SAN ANGELO, Texas — A Texas prosecutor told jurors Thursday he would present an audio recording of a polygamist sect leader raping a 12-year-old and other evidence showing the 55-year-old impregnated a 15-year-old girl during the man’s sexual assault trial.
The trial began shortly after Warren Jeffs fired his high-powered defense team and a judge allowed the ecclesiastical head of the Fundamentalist Church of Jesus Christ of Latter Day Saints to defend himself.
But when it came his turn to present an opening statement, Jeffs was mute, sitting silently in his courtroom seat.
Then, as the prosecutor continued to present his case, Jeffs stared off into space, appearing not to be paying attention to the proceedings.
“You’ve sat here now for an hour and not said a word,” District Judge Barbara Walther said, then added his continued silence could have “a very bad result.”
The silence was a sharp contrast to Jeffs’ earlier behavior in court. Then, he spoke for more than 20 minutes, telling the judge he had spent extensive time training his lawyers, but they weren’t able to present “a pure defense.” He then pleaded for more time to prepare the case by himself.
But Walther turned down that request. Jeffs has burned through seven attorneys in six months, and prosecutors complained his frequent switching of counsel was a delay tactic.
“Mr. Jeffs, the court is not going to recess these proceedings to let you go to law school,” Walther said in deciding to start the trial as scheduled.
Jeffs’ sect is an offshoot of mainstream Mormonism that believes polygamy brings exaltation in Heaven, and followers see him as God’s spokesman on Earth. He is accused of sexually assaulting two underage girls at a remote compound in West Texas. If convicted, he could face life in prison.
2 US hikers face Iranian court date on spy charges
MINNEAPOLIS — The families of two Americans imprisoned in Iran for nearly two years say they’re counting on a court hearing Sunday to end their ordeal at last.
Shane Bauer and Josh Fattal, both 29, are due for what Iranian authorities have said will be a final hearing in their protracted espionage case. It’s scheduled two years to the day after they were arrested along with another American, Sarah Shourd, during a hike on the Iraq-Iran border. Shourd was released last September.
Bauer’s mother, Cindy Hickey of Pine City, Minn., said she’ll be up all night praying.
“As a mother I’m always holding out hope, but it’s been two years. … It’s time for this to be heard in court and for a release to be made,” Hickey said, adding that she’s heard “some really positive comments coming out of Tehran” that give her hope.
Hickey was referring to remarks by Tehran’s chief prosecutor, Abbas Jafari Dowlatabadi, who told Iran’s official news agency in June that officials “are hopeful that the final decision about the three Americans’ case will be taken” at Sunday’s hearing. He did not hint at what the decision might be. But the families, who have long maintained the hikers’ innocence, took his comments as a good sign that their ordeal will soon be over.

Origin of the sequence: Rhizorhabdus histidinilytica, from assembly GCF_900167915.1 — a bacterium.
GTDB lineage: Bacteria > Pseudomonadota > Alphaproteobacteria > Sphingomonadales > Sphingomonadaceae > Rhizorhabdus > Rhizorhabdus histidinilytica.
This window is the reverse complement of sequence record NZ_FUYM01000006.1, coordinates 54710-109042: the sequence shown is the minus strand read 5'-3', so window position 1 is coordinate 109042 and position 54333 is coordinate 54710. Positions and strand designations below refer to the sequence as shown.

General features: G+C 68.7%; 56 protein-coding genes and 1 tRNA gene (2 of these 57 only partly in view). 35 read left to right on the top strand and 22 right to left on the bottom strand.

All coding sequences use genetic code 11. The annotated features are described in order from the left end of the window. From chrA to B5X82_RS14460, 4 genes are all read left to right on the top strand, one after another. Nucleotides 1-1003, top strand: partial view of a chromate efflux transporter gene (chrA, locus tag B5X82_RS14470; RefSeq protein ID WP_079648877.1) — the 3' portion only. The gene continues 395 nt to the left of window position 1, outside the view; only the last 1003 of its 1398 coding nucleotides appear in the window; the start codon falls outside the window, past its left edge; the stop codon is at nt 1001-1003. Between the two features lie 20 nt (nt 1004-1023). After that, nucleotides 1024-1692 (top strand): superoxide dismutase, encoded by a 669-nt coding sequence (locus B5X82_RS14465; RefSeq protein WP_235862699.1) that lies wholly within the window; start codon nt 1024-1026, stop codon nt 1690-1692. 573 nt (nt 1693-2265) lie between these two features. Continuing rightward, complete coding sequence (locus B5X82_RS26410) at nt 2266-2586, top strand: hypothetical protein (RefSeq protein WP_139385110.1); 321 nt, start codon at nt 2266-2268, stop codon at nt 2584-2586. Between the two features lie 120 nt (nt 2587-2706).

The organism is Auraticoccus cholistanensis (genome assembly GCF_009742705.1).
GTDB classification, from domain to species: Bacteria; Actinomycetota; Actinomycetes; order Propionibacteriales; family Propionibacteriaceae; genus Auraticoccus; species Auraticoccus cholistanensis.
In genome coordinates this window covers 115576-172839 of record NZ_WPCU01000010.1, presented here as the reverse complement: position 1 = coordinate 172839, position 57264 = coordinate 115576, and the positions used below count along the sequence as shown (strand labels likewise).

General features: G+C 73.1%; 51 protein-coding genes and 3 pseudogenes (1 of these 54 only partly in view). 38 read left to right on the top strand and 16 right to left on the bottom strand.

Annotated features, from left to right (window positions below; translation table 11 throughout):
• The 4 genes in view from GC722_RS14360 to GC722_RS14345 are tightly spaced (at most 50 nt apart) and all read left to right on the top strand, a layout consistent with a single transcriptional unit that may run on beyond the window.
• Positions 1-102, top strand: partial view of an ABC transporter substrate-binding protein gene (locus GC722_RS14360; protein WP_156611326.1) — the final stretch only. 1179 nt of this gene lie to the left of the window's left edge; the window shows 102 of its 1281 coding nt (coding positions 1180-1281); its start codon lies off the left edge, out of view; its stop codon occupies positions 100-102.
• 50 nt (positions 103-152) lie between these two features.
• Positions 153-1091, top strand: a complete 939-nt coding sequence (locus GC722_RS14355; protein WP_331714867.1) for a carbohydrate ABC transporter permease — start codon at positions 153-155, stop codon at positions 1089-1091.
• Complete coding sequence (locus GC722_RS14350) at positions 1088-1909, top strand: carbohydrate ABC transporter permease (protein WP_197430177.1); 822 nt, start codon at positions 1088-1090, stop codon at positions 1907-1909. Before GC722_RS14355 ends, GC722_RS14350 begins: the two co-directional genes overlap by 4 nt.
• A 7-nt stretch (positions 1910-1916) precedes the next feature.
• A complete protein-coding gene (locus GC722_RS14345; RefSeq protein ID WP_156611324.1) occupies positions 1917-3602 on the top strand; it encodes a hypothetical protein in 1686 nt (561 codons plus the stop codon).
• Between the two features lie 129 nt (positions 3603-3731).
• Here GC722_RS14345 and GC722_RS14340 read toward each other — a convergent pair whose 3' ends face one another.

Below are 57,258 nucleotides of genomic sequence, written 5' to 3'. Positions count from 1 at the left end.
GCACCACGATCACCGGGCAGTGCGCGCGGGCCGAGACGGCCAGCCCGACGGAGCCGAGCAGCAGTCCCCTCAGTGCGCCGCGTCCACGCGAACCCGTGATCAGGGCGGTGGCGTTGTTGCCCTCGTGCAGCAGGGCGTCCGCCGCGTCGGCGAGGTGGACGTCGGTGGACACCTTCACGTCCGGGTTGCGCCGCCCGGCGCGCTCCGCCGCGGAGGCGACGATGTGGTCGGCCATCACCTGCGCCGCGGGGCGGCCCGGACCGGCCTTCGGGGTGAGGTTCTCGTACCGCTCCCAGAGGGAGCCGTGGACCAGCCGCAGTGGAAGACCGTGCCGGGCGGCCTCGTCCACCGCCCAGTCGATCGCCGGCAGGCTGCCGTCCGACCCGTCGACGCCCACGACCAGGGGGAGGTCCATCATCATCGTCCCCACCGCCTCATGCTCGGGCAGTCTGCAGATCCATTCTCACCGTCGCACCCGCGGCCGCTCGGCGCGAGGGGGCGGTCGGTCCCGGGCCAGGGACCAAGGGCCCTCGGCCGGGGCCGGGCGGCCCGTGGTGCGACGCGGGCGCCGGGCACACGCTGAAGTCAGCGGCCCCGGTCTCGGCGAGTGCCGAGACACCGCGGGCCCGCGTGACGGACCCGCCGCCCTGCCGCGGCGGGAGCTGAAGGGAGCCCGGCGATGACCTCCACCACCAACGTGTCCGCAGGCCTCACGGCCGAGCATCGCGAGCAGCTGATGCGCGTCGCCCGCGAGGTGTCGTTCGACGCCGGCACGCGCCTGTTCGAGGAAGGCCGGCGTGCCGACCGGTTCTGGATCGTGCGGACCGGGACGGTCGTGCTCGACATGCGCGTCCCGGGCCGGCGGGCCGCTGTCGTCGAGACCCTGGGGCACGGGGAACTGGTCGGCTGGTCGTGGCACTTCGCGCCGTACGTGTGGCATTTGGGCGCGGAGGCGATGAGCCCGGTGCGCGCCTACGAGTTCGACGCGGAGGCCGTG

“They themselves said that it will be the final decision, at that point, and the final hearing. So I have every belief that they will live [up] to this, and I am more than eager to see Josh and Shane come home,” said Josh’s mother, Laura Fattal, of Elkins Park, Pa. She also said she sees the hearing date — the second anniversary of their arrest — as a good sign.
Shourd, now 32, and Bauer got engaged in prison before she was released on what Iranian President Mahmoud Ahmadinejad said were humanitarian grounds following health issues. She said she’s also managing to be optimistic.
“Optimism is what gets me through every day and what gets Shane and Josh through every day in prison,” Shourd said. “We have been told that a final decision will be made. And our lawyer, Masoud Shaffii, is a brave, courageous man, and he’s read their file. He said there is absolutely no evidence against them and he’s feeling very upbeat and he’s very much looking forward to this final session. And we’re all very hopeful that this will be the end of our nightmare.”
Egypt lays plans for venue of Mubarak trial
CAIRO — Hosni Mubarak’s trial will be set in a huge Cairo convention center with hundreds of seats for an audience, heavy security and a metal defendants’ cage large enough to hold the man who ruled Egypt unchallenged for three decades, his two sons and seven associates, judicial officials said Thursday.
Health Minister Amr Helmy said the 83-year-old Mubarak is well enough to be moved from a hospital in the Sinai resort of Sharm el-Sheikh, where he is under arrest, to Cairo. He will face charges of corruption and ordering the killings of protesters during the uprising that toppled him in February.
“Mubarak’s health is in appropriate condition for him to be tried in Cairo,” Helmy told reporters.
Protests have escalated recently clamoring for Mubarak and other former regime stalwarts to be brought to justice over the killings of protesters and other crimes over the years. Many activists say the ruling military council which took power from the ousted president — and is headed by Mubarak’s former defense minister — is dragging its feet on the prosecutions.
A few hundred hard-core protesters have erected a tent camp in Cairo’s Tahrir Square — the epicenter of the uprising — to press for speedier trials, and a march last week to the headquarters of the Supreme Council of the Armed forces ended with more than 100 people injured after men armed with rocks and sticks attacked them.